Health & Wellness Fair to promote the importance of self-care

Local health organizations share ways students, faculty and staff can attain holistic health

Stress has become one of the leading causes of burn out, depression and anxiety in recent years. To help equip its students with ways to manage the negative emotions and symptoms that come along with the phenomenon, TRU hosted a Health & Wellness Fair.

The event, which was held in the Mountain Room of the Campus Activity Centre on Oct. 17, featured a range of health organizations from the local community, who shared information on various nutrition, fitness and wellness services they had to offer.

Gabriela Krecsy, one of the fair’s organizers, told The Omega that they wanted to help “enrich” the lives of the TRU community in a “fun way” by connecting them with health vendors who could help them achieve a balanced life.

“Stress is probably one of the biggest things that we encounter as an adult whether you’re a student or you’re a parent,” she said.

“And so as a student being able to have a healthy balance with your studies, getting enough sleep, eating well and exercising is just going to help make them feel like they can manage better.”

The fair featured everything from studios that offered fitness and yoga classes, to wellness groups that advertised products that could help people achieve a healthier lifestyle.

One such company, Neora, promoted sleep chews and a brain supplement that could help students increase their attention span.

“We all know students get stressed and Neor has wellness chews that will help a student go to sleep at night,” Shelley Jones, a representative for the company said.

“And over time these same sleep chews are going to balance their cortisol levels so that their adrenal glands and everything balances out.”

Jones added that Neor also offers a brain supplement that “strengthens proteins” in the brain and “keeps neuron connections really strong.”

Another vendor, Therese Dorer, cofounder of the Wise Woman Journal, said journaling is another great way to help eliminate stress.

Moreover, she said the journal she offers, which features information on crystals and self-care suggestions, is a “simple way to connect with mother earth.”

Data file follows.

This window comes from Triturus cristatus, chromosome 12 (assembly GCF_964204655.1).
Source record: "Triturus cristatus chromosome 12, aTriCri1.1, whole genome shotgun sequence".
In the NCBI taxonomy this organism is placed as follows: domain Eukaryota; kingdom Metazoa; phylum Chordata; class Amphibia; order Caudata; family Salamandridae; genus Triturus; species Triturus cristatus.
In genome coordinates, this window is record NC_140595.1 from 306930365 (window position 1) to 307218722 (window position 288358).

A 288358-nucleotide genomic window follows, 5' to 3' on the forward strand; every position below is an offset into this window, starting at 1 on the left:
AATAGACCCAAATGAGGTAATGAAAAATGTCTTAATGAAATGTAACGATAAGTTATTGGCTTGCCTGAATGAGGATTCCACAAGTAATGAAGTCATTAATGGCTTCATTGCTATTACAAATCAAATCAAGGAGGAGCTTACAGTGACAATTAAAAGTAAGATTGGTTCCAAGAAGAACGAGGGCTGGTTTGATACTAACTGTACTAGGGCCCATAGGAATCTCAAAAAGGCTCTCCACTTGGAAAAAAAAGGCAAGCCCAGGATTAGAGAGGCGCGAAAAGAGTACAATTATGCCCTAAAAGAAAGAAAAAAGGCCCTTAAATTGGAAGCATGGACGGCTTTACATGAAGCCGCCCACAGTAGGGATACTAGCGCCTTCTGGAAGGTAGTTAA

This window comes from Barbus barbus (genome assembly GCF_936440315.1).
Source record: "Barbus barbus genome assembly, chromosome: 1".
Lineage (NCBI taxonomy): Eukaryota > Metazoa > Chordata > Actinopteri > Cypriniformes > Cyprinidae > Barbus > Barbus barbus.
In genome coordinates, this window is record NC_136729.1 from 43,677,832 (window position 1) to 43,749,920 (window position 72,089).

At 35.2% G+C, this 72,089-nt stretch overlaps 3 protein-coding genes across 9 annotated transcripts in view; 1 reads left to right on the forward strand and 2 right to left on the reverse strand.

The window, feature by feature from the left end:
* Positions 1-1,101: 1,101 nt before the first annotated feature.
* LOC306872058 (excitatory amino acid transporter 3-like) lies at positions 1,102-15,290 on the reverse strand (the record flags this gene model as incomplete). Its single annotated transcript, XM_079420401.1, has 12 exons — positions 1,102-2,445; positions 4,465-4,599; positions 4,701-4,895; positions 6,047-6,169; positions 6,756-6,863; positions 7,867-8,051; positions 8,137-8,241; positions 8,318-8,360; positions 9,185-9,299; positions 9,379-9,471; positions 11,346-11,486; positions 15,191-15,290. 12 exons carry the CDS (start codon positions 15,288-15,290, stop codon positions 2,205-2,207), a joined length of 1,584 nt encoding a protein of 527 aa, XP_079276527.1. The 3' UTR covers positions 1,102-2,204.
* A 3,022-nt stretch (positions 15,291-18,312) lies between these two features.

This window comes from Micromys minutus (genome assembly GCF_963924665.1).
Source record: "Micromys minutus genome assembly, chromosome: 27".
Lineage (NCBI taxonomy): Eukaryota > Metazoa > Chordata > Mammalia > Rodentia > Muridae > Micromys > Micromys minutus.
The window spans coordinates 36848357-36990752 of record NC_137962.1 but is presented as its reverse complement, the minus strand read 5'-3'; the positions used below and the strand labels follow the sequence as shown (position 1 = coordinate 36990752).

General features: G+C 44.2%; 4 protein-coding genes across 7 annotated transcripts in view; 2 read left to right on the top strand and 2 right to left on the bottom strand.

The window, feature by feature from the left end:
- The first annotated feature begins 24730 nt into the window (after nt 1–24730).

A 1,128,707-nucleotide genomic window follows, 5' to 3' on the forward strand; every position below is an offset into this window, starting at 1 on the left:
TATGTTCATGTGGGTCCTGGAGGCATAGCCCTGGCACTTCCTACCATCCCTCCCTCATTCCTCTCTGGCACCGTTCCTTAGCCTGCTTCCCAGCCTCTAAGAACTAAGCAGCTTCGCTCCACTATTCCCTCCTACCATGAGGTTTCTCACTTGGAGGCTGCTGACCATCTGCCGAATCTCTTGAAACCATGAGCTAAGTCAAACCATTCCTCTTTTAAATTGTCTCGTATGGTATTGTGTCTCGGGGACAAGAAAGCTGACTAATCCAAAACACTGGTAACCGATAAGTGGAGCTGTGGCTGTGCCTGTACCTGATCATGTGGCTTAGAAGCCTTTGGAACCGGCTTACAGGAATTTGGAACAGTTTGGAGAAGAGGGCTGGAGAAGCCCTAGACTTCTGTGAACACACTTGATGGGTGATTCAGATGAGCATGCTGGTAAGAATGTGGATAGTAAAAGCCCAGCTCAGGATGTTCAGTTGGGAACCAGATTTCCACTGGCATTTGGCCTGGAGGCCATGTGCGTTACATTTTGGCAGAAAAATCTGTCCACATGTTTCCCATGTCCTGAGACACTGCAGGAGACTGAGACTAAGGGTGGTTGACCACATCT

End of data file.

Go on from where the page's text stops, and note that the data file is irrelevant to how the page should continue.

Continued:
“We’re hard-wired in our head so what journaling does is like mental flossing,” she explained.

“It’s just a way to say ‘Okay I’m going to get rid of all this stuff in my journal.’ It’s a way to take it out of your head and put it into words.”

Dorer also said the daily journal serves as an “outlet” where people can write down what they’re grateful for or jot down a brief summary of their day.

“The crystals featured in each month of the journal also helps with de-stressing and empowerment,” she added.

Dina Mcleod, the owner of Oxygen Yoga & Fitness, explained that her studio offers “half yoga, half fitness” classes under infrared panels.

“There are 32 infrared panels in the ceilings,” she said.

“The infrared is very, very good at reducing inflammation and it helps with mobility, gets rid of stress, and helps to lower blood pressure,” she explained.

Speaking on the importance of exercise as a stress reliever she also said that “purposeful stillness” is essential and vital to a person’s overall wellbeing.

“I think we should all take at least an hour a day, if not 90 minutes a day and give to yourself. Whether its movement, stillness whatever.”

Overall, the event was a huge success and the TRU community was introduced to places they could go to feel a sense of community and reduce their stress levels when and if they feel overwhelmed.

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